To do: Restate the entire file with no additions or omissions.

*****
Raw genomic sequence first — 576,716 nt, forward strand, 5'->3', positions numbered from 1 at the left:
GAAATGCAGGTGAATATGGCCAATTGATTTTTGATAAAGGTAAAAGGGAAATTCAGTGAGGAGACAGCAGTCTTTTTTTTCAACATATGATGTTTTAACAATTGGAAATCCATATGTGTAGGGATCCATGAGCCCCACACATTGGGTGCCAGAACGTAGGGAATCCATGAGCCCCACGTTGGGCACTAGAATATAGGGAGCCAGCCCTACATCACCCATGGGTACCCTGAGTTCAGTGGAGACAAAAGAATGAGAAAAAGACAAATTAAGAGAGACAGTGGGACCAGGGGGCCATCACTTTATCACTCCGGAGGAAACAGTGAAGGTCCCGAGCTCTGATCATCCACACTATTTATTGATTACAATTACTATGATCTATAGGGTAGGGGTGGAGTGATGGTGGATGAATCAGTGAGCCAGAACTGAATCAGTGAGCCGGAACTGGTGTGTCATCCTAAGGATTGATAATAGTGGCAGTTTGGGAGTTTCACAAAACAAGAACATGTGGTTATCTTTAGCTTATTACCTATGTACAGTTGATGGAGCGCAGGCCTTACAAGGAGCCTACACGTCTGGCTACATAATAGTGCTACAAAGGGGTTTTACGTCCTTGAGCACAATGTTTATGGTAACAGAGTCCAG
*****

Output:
Raw genomic sequence first — 576,716 nt, forward strand, 5'->3', positions numbered from 1 at the left:
GAAATGCAGGTGAATATGGCCAATTGATTTTTGATAAAGGTAAAAGGGAAATTCAGTGAGGAGACAGCAGTCTTTTTTTTCAACATATGATGTTTTAACAATTGGAAATCCATATGTGTAGGGATCCATGAGCCCCACACATTGGGTGCCAGAACGTAGGGAATCCATGAGCCCCACGTTGGGCACTAGAATATAGGGAGCCAGCCCTACATCACCCATGGGTACCCTGAGTTCAGTGGAGACAAAAGAATGAGAAAAAGACAAATTAAGAGAGACAGTGGGACCAGGGGGCCATCACTTTATCACTCCGGAGGAAACAGTGAAGGTCCCGAGCTCTGATCATCCACACTATTTATTGATTACAATTACTATGATCTATAGGGTAGGGGTGGAGTGATGGTGGATGAATCAGTGAGCCAGAACTGAATCAGTGAGCCGGAACTGGTGTGTCATCCTAAGGATTGATAATAGTGGCAGTTTGGGAGTTTCACAAAACAAGAACATGTGGTTATCTTTAGCTTATTACCTATGTACAGTTGATGGAGCGCAGGCCTTACAAGGAGCCTACACGTCTGGCTACATAATAGTGCTACAAAGGGGTTTTACGTCCTTGAGCACAATGTTTATGGTAACAGAGTCCAG